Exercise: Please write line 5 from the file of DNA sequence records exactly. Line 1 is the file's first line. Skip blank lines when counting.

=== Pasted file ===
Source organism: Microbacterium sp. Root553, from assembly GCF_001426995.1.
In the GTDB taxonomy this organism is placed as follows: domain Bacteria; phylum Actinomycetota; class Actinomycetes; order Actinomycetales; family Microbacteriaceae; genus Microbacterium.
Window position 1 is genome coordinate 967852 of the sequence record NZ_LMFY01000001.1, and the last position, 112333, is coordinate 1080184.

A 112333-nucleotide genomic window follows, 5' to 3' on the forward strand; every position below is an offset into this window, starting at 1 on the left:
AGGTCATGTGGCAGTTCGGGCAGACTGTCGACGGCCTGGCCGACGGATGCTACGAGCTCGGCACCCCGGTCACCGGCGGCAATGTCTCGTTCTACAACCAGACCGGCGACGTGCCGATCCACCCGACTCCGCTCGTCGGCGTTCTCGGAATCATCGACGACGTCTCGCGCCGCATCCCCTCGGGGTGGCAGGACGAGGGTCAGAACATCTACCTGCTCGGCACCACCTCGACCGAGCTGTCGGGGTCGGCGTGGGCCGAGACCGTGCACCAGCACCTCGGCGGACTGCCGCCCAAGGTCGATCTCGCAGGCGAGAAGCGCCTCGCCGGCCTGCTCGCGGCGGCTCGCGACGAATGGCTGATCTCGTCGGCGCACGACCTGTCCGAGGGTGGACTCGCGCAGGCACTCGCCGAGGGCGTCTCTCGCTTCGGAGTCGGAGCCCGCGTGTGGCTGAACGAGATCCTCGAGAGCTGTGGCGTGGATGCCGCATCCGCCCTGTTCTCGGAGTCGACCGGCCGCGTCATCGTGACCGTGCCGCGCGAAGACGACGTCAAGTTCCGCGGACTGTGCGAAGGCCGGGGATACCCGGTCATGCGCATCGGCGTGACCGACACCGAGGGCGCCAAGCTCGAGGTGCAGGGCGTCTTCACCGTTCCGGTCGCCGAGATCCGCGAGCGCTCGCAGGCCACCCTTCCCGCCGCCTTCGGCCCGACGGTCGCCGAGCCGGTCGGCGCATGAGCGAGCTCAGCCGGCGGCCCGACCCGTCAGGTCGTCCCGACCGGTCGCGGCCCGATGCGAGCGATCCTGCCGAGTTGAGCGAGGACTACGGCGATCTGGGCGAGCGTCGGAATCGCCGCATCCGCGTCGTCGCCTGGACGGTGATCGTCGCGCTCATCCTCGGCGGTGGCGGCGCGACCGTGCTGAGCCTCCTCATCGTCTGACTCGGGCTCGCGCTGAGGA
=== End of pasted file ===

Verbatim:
AGGTCATGTGGCAGTTCGGGCAGACTGTCGACGGCCTGGCCGACGGATGCTACGAGCTCGGCACCCCGGTCACCGGCGGCAATGTCTCGTTCTACAACCAGACCGGCGACGTGCCGATCCACCCGACTCCGCTCGTCGGCGTTCTCGGAATCATCGACGACGTCTCGCGCCGCATCCCCTCGGGGTGGCAGGACGAGGGTCAGAACATCTACCTGCTCGGCACCACCTCGACCGAGCTGTCGGGGTCGGCGTGGGCCGAGACCGTGCACCAGCACCTCGGCGGACTGCCGCCCAAGGTCGATCTCGCAGGCGAGAAGCGCCTCGCCGGCCTGCTCGCGGCGGCTCGCGACGAATGGCTGATCTCGTCGGCGCACGACCTGTCCGAGGGTGGACTCGCGCAGGCACTCGCCGAGGGCGTCTCTCGCTTCGGAGTCGGAGCCCGCGTGTGGCTGAACGAGATCCTCGAGAGCTGTGGCGTGGATGCCGCATCCGCCCTGTTCTCGGAGTCGACCGGCCGCGTCATCGTGACCGTGCCGCGCGAAGACGACGTCAAGTTCCGCGGACTGTGCGAAGGCCGGGGATACCCGGTCATGCGCATCGGCGTGACCGACACCGAGGGCGCCAAGCTCGAGGTGCAGGGCGTCTTCACCGTTCCGGTCGCCGAGATCCGCGAGCGCTCGCAGGCCACCCTTCCCGCCGCCTTCGGCCCGACGGTCGCCGAGCCGGTCGGCGCATGAGCGAGCTCAGCCGGCGGCCCGACCCGTCAGGTCGTCCCGACCGGTCGCGGCCCGATGCGAGCGATCCTGCCGAGTTGAGCGAGGACTACGGCGATCTGGGCGAGCGTCGGAATCGCCGCATCCGCGTCGTCGCCTGGACGGTGATCGTCGCGCTCATCCTCGGCGGTGGCGGCGCGACCGTGCTGAGCCTCCTCATCGTCTGACTCGGGCTCGCGCTGAGGA